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DTC Genetic-Testing Giants Throw Their Weight Behind Privacy


23andMe, Ancestry and others agreed to detailed transparency, separate consent for third-party sharing and limits on police disclosure.

dtc privacy,genomic testing security,genetic data ownership,healthcare analytics news

For years, consumer and privacy advocates have railed against the potential for the direct-to-consumer (DTC) genetic testing to go horribly wrong. In what ways? Privacy violations, for one, along with the idea that companies could get rich off patient data, all while freely sharing our most personal information with law enforcement. But news this week suggests solutions for these problems could be on the way.

Future of Privacy Forum, a group that pushes for responsible data governance, yesterday released a set of best practices for the DTC genetic-testing industry, outlining eight key areas and a war chest of possible fixes. What’s more important, however, is the industry buy-in attached to the privacy guidelines: 23andMe, Ancestry, Helix, MyHeritage and Habit all signed on to the document.

>> READ: The Complicated Ethics of Gene Editing

“As the industry continues to expand and the technology becomes more accessible, it is vital that the industry acknowledges and addresses the risks posed to individual privacy when genetic data is generated in the consumer context,” Future of Privacy Forum authors wrote in the 21-page PDF file.

Strong guidelines are necessary for DTC genetic testing because of the power of the data. Future of Privacy Forum noted that the information can identify disease risk, disclose details about a person’s family, contain insights whose significance is not yet fully grasped and more.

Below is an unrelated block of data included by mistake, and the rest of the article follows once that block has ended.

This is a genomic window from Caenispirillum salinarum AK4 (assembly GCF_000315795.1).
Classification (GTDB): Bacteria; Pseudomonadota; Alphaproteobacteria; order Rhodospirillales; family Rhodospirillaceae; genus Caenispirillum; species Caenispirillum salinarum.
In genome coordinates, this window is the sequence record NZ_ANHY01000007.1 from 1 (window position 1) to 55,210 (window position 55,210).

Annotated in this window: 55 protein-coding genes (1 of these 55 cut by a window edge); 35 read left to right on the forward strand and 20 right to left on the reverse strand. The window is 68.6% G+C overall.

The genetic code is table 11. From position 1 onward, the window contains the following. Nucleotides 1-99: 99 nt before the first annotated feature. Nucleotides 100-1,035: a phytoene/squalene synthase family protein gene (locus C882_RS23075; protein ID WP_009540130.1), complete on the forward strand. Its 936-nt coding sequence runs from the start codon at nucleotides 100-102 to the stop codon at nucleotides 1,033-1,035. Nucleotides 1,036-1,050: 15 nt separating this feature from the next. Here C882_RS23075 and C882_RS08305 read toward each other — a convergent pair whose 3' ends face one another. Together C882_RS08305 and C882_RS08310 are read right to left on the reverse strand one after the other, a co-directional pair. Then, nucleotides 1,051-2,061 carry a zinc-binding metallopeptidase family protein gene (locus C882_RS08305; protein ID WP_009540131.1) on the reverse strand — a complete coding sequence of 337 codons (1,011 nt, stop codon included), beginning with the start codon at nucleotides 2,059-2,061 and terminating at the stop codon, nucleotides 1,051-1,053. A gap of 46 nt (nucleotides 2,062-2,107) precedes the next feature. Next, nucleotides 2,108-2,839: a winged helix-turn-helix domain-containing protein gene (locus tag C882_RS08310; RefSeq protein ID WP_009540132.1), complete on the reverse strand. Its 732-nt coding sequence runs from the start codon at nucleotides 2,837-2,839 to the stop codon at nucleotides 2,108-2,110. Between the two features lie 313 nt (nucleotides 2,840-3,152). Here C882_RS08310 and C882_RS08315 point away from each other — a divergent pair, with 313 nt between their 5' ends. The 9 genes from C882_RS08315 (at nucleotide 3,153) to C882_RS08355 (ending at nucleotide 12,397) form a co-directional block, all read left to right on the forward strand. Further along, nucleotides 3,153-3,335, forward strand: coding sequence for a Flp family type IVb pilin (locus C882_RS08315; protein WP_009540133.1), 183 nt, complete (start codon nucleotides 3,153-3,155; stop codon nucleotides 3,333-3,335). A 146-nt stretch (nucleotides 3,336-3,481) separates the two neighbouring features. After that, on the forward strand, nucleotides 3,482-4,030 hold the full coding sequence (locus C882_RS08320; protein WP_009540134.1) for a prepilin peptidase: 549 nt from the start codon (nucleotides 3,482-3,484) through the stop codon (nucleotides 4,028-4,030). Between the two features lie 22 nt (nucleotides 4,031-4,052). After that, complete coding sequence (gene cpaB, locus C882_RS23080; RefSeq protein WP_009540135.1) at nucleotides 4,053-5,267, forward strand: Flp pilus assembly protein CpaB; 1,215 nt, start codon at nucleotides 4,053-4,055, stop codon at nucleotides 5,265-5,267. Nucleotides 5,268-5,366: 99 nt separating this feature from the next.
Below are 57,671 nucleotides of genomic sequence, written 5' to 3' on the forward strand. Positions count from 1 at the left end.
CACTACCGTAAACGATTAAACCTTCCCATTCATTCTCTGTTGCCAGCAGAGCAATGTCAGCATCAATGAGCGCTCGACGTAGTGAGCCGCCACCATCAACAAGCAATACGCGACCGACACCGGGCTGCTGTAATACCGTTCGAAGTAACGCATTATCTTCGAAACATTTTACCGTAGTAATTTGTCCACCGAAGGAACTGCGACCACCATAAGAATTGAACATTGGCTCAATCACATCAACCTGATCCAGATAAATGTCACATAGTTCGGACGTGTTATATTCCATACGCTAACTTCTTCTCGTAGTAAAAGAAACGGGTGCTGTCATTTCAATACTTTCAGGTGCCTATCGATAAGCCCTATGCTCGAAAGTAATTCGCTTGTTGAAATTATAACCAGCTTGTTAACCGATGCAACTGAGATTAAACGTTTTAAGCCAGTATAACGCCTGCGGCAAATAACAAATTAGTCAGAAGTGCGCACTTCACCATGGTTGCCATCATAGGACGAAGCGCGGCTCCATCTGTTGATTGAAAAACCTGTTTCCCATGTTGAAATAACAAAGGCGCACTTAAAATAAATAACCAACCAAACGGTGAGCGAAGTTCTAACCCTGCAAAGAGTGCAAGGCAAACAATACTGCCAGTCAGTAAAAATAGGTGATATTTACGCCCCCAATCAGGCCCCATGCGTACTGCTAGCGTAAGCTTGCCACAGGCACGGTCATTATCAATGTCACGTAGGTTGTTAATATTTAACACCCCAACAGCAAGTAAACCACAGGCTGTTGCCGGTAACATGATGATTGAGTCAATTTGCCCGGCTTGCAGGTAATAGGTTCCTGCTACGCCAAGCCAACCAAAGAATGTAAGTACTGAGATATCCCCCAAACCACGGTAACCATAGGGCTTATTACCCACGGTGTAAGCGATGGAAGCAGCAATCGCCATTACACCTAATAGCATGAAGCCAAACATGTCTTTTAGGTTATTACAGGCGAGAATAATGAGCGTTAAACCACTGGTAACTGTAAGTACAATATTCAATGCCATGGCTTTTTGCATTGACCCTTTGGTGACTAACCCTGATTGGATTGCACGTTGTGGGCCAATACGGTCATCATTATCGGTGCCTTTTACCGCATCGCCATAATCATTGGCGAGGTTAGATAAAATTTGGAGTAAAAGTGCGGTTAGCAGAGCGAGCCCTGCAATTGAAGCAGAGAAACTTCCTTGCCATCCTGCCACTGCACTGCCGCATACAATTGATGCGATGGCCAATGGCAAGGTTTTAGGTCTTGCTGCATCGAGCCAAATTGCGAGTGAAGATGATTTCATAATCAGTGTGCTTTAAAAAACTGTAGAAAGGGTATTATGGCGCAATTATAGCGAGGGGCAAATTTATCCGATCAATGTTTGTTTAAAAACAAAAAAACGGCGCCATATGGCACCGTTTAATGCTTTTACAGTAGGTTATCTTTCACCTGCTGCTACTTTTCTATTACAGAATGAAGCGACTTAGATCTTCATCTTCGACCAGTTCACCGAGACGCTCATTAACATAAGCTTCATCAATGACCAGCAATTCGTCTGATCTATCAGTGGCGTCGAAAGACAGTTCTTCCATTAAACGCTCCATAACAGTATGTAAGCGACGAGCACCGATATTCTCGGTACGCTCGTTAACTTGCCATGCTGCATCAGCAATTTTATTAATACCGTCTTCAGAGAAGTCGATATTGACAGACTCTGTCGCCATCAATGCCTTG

The best practices cover transparency, consent, accountability, security, privacy by design and consumer education, along with data access, integrity, retention and deletion. Recommendations range from providing clear privacy notices of a company’s practices and asking separately for consent to share with third-party organizations to enabling consumers to delete their data, including biological samples.

In no way, however, does the document serve as a call to disarm the growing genetic-testing industry, which is poised to reach $340 million in market value over the next several years. But as more startups enter the space, the privacy challenge will become even greater, as privacy advocates work to sign on newcomers.

“Given the potential benefits that consumer genetic and personal genomic testing can provide to consumers and society, it is important that this data is subject to privacy controls and used responsibly,” Future of Privacy Forum wrote.

Here are some takeaways from the list of best practices. DTC genetic-testing companies should:

  • Clearly describe their data-management practices, with the exception of deidentified data
  • Get express consent for data collection, spelling out how they’ll use the information
  • Get separate consent for third-party data sharing
  • Get informed consent for research
  • Collect, use and share genetic data “in ways that are compatible with reasonable consumer expectations”
  • Only share customer data with law enforcement that go through the proper legal channels — and notify customers when that takes place
  • Allow consumers to access and delete their data
  • Ensure accuracy and retention of data
  • Tap an employee to oversee privacy enforcement and training
  • Protect against data breaches and other attacks on consumer privacy
  • Educate their customers

For more information on the best practices, click here.

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